The @media 2008 conference is held in the South Bank Centre which is a wonderful location for any visitor to London. We enjoyed our morning stroll along the Thames past the London Eye to get from our hotel to the venue.
The opening keynote was from Jeffrey Veen, I was pleased to actually get to his talk this year as two years ago I missed it, due to last minute preparations for the panel I was on. Veen is an accomplished speaker and always enjoyable to listen to, and I felt that I took a lot away from his talk (even as a non-designer) on “Designing our way through data”. Veen talked about how designers could make sense of bare data, adding meta data to help describe the data and then using design to make that data accessible and readable. He warned against the temptation to add decoration, something he termed as “chart junk”, asking us to “tell the story” that is in the data, not just make it look pretty.
After this the conference split into two tracks, I opted for, “For Example: BBC Home Page & Clear Left”. This was two mini presentations kicking off with Tom Cartwright and Claire Roberts telling us a bit about the BBC homepage redesign and the process behind it. We learned that the developers at the BBC had a pretty tough job to build a modern homepage with the only server side processing that is possible was Apache mod_include. The new homepage was built on top of this framework. They defended the decision to make the homepage wider (it is fixed width and needs a resolution of 1024×768) saying that they had as many complaints about the homepage being narrow as they have about it being wide. The new version of the BBC site is going to be PHP using the Zend Framework – there was a question as to why Zend had been chosen but unfortunately they weren’t able to answer that, I would have been really interested to know as well.
Following up the BBC was James Box from Clear Left talking about their newly launched web application Eden Bee. James is an Information Architect and talked about the design process from an information point of view. It is always interesting to discover the thought process behind other people’s work, so I really enjoyed this session – Eden Bee is worth checking out if you are interested in discovering your ‘carbon footprint’ and committing to small steps to reduce it.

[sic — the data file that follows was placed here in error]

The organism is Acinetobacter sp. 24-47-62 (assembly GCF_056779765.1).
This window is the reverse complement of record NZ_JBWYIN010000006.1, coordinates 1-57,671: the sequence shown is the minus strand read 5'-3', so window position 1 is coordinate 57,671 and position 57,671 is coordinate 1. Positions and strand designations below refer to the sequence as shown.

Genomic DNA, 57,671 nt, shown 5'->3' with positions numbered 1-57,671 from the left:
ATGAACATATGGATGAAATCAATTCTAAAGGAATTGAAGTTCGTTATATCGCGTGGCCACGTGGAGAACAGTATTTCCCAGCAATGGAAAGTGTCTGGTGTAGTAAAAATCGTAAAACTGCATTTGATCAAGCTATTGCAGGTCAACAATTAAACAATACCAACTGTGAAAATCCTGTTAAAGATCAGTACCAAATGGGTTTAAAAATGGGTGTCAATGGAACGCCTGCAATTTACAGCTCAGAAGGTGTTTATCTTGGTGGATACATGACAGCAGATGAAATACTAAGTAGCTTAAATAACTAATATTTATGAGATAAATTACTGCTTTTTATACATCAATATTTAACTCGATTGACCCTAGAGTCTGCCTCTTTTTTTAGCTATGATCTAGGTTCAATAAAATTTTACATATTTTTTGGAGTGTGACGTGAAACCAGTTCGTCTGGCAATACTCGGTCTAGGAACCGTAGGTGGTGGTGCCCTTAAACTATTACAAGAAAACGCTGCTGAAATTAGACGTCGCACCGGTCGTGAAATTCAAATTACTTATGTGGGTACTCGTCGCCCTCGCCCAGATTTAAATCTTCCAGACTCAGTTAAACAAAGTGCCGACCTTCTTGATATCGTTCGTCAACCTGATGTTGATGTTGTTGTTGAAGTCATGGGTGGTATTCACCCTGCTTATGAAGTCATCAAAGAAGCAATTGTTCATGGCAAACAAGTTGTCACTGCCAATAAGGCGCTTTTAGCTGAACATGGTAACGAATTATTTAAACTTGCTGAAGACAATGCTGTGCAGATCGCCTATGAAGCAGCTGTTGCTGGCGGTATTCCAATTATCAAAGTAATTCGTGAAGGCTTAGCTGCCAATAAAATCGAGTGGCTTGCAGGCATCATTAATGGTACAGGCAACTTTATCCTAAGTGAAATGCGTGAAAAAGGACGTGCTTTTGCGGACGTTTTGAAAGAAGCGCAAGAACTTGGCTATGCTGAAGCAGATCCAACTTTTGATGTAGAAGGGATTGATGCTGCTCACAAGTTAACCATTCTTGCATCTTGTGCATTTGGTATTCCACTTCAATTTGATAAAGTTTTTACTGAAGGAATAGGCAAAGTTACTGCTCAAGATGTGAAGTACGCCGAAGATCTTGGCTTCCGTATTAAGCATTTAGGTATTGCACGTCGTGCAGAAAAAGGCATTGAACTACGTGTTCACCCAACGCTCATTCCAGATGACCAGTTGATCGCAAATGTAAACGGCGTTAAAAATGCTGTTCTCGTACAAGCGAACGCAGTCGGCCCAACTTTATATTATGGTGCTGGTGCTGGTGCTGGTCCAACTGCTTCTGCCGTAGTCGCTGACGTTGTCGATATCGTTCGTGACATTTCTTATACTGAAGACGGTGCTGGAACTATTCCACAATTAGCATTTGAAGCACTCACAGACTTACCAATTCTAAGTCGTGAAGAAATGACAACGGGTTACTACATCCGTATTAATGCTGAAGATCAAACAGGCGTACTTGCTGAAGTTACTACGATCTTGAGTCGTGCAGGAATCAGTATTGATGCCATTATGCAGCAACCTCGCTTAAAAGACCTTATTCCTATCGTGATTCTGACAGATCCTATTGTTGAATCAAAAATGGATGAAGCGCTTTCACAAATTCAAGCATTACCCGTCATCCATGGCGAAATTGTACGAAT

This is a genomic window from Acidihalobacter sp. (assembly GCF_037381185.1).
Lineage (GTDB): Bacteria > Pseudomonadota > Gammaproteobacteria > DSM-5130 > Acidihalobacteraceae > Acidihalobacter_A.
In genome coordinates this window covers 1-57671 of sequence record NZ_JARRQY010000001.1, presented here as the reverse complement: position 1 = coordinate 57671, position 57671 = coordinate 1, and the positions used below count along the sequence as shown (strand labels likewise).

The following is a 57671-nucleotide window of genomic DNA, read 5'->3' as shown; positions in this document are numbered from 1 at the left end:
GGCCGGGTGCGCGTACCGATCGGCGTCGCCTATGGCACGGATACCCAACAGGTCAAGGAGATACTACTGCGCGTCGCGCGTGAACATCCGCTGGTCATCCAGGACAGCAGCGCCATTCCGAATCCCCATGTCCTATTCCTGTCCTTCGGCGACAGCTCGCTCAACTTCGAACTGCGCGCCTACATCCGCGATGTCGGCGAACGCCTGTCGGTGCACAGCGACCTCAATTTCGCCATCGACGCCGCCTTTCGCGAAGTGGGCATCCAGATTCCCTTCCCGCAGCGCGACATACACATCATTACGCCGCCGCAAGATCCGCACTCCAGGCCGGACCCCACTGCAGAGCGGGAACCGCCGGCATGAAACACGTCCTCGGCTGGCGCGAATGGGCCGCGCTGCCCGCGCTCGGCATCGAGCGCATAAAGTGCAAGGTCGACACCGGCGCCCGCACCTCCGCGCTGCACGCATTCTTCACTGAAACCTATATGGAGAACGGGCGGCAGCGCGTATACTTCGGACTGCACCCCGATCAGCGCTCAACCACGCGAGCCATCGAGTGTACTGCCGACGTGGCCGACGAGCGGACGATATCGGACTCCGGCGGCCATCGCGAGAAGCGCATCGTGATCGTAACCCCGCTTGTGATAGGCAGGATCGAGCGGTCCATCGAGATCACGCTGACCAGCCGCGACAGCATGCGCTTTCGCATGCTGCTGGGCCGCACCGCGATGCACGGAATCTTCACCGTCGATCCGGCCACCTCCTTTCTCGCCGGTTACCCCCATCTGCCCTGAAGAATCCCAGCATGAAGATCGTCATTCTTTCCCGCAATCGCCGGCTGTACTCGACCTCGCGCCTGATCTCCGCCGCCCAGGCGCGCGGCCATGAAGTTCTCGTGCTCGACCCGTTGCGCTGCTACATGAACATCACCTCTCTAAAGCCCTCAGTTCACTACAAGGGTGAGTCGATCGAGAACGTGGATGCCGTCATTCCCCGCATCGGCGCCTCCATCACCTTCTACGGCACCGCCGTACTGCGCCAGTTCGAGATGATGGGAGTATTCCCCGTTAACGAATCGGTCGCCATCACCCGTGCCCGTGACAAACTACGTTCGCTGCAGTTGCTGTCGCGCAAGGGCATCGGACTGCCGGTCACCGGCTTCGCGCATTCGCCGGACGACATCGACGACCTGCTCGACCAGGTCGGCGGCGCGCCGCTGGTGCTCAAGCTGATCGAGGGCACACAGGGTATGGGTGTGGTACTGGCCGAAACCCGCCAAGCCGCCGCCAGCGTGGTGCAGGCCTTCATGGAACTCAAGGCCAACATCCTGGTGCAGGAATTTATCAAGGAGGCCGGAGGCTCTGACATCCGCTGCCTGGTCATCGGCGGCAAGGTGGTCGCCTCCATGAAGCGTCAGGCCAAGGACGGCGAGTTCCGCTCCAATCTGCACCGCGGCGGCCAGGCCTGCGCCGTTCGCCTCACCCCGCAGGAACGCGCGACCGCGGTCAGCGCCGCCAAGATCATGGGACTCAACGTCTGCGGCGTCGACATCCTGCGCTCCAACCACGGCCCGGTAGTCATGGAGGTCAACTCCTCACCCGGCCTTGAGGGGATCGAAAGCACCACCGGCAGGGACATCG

Before lunch I stayed in the smaller room to listen to James Graham and Lachlan Hunt tell us about HTML5. They gave a presentation that attempted to explain a bit about the rational behind HTML 5 and also show some specific examples. Not ground-breaking stuff for anyone who has been following the development of HTML 5 however for people who didn’t know what was being proposed this was a solid introduction. They finished by encouraging audience members to participate in the community, by joining the mailing lists or forum, or reading the blog and wiki.
After lunch I headed along to support Drew McLellan, speaking on the topic of ‘Content Management without the Killing’. Drew is the other half of edgeofmyseat.com and was talking about content management systems in general, features to look for when choosing or specifying a CMS and also talking about the custom CMS we have developed internally at edgeofmyseat.com and some of the decisions we made when building it.
Drew was followed by SitePoint author Stuart Langridge who led a humorous session on HTTP Response Codes. This was a fairly technical topic for the @media audience which is definitely weighted to designers rather than developers. There was some interesting stuff in there for those who had opted for the more technical track over Dan Rubin’s talk in the main room.
The final session of the day was the ‘hot topics’ panel with Jeffrey Veen, Andy Clarke, Indi Young, Bronwyn Jones and Dan Rubin answering questions posed by the attendees. The panel covered topics such as how to get copy out of clients and what the panelists thought about “Web 2.0”.
To wrap up day one, this was a really enjoyable day. I did find that I spent the day in the ‘alternative track’ of presentations, which tended to be a little more technical than the very designer focussed main track. This did mean I missed out on presentations by Indi Young, Bronwyn Jones, Andy Clarke and Dan Rubin and from talking to people who had been in those sessions it sounds as if they were all really beneficial to people. Once on a more reliable net connection I’ll add links to published slides from today’s speakers so check back for those later. I have also put a few photos up on Flickr from the sessions today.
Rachel Andrew is a front and back-end web developer, author and speaker. Her books include the recent Get Ready for CSS Grid Layout and she is a regular contributor to a number of publications both on and offline. Rachel is co-founder of the CMS Perch, a Google Developer Expert and an Invited Expert to the CSS Working Group. She writes about business and technology on her own site at rachelandrew.co.uk.